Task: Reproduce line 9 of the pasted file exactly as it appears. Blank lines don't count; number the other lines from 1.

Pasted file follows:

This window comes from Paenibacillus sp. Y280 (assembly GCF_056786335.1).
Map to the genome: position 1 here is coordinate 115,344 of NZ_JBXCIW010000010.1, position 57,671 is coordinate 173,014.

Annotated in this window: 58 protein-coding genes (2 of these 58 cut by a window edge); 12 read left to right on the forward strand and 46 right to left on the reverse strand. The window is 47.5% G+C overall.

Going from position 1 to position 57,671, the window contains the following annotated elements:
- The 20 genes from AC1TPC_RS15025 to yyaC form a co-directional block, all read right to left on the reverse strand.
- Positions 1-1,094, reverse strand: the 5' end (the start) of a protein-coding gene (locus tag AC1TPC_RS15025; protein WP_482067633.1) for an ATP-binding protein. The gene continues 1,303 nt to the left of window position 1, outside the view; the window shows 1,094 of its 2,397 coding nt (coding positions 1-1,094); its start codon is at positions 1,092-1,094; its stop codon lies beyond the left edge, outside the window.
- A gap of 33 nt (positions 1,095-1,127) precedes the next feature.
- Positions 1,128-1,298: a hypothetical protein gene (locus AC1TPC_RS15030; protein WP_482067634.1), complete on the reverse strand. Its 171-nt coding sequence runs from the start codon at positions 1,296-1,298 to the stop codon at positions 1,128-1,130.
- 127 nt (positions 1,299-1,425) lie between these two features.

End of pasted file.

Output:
- 127 nt (positions 1,299-1,425) lie between these two features.